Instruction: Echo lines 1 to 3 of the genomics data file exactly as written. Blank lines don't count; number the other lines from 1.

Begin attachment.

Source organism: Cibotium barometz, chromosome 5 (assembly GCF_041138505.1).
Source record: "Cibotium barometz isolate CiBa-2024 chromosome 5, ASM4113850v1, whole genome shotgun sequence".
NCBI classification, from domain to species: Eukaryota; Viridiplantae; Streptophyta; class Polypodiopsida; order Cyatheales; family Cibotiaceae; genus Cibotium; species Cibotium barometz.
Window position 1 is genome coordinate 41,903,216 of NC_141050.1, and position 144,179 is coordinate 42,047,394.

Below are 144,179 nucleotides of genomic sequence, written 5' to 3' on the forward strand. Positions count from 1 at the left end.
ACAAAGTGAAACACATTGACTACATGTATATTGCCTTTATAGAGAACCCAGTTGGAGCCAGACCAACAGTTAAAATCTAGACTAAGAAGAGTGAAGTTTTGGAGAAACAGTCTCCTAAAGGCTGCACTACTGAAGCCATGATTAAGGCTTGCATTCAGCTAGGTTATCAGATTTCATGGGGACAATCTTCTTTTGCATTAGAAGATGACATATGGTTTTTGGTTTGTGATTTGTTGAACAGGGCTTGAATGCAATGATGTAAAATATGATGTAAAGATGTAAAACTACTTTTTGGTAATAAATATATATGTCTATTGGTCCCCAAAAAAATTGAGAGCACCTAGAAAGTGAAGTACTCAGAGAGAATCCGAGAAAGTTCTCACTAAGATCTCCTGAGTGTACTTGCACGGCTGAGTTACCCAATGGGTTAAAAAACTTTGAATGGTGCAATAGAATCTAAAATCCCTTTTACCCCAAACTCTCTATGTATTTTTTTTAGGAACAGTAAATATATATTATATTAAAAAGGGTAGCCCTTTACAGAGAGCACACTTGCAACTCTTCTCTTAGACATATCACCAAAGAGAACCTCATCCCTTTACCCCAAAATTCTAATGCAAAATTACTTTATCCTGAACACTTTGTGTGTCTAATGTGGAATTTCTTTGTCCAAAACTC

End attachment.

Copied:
Source organism: Cibotium barometz, chromosome 5 (assembly GCF_041138505.1).
Source record: "Cibotium barometz isolate CiBa-2024 chromosome 5, ASM4113850v1, whole genome shotgun sequence".
NCBI classification, from domain to species: Eukaryota; Viridiplantae; Streptophyta; class Polypodiopsida; order Cyatheales; family Cibotiaceae; genus Cibotium; species Cibotium barometz.